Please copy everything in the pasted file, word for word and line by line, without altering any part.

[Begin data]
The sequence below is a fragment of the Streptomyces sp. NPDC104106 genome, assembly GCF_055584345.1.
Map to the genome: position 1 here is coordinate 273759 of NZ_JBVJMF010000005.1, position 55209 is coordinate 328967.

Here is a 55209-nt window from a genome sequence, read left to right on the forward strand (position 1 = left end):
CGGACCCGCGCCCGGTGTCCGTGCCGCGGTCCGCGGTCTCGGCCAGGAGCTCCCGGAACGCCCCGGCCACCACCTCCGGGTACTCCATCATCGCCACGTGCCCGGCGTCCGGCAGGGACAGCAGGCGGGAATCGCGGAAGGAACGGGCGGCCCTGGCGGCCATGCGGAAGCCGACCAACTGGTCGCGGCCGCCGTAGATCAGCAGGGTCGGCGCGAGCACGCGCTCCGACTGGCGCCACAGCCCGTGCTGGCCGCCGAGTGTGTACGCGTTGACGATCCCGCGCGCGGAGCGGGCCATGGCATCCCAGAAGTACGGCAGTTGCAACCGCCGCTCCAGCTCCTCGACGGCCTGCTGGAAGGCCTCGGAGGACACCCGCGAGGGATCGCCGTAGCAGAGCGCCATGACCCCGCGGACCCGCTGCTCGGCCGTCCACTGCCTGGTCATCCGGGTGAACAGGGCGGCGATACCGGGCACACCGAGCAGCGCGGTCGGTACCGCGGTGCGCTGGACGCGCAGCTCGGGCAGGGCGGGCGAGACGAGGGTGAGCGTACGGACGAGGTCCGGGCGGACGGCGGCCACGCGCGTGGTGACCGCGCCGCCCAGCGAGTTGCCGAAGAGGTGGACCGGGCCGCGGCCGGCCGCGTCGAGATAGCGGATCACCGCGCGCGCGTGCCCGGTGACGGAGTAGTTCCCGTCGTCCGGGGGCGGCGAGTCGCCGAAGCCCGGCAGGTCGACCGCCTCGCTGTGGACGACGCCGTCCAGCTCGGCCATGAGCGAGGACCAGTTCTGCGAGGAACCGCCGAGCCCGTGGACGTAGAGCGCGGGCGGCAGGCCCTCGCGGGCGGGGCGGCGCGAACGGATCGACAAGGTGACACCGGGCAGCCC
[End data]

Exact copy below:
The sequence below is a fragment of the Streptomyces sp. NPDC104106 genome, assembly GCF_055584345.1.
Map to the genome: position 1 here is coordinate 273759 of NZ_JBVJMF010000005.1, position 55209 is coordinate 328967.

Here is a 55209-nt window from a genome sequence, read left to right on the forward strand (position 1 = left end):
CGGACCCGCGCCCGGTGTCCGTGCCGCGGTCCGCGGTCTCGGCCAGGAGCTCCCGGAACGCCCCGGCCACCACCTCCGGGTACTCCATCATCGCCACGTGCCCGGCGTCCGGCAGGGACAGCAGGCGGGAATCGCGGAAGGAACGGGCGGCCCTGGCGGCCATGCGGAAGCCGACCAACTGGTCGCGGCCGCCGTAGATCAGCAGGGTCGGCGCGAGCACGCGCTCCGACTGGCGCCACAGCCCGTGCTGGCCGCCGAGTGTGTACGCGTTGACGATCCCGCGCGCGGAGCGGGCCATGGCATCCCAGAAGTACGGCAGTTGCAACCGCCGCTCCAGCTCCTCGACGGCCTGCTGGAAGGCCTCGGAGGACACCCGCGAGGGATCGCCGTAGCAGAGCGCCATGACCCCGCGGACCCGCTGCTCGGCCGTCCACTGCCTGGTCATCCGGGTGAACAGGGCGGCGATACCGGGCACACCGAGCAGCGCGGTCGGTACCGCGGTGCGCTGGACGCGCAGCTCGGGCAGGGCGGGCGAGACGAGGGTGAGCGTACGGACGAGGTCCGGGCGGACGGCGGCCACGCGCGTGGTGACCGCGCCGCCCAGCGAGTTGCCGAAGAGGTGGACCGGGCCGCGGCCGGCCGCGTCGAGATAGCGGATCACCGCGCGCGCGTGCCCGGTGACGGAGTAGTTCCCGTCGTCCGGGGGCGGCGAGTCGCCGAAGCCCGGCAGGTCGACCGCCTCGCTGTGGACGACGCCGTCCAGCTCGGCCATGAGCGAGGACCAGTTCTGCGAGGAACCGCCGAGCCCGTGGACGTAGAGCGCGGGCGGCAGGCCCTCGCGGGCGGGGCGGCGCGAACGGATCGACAAGGTGACACCGGGCAGCCC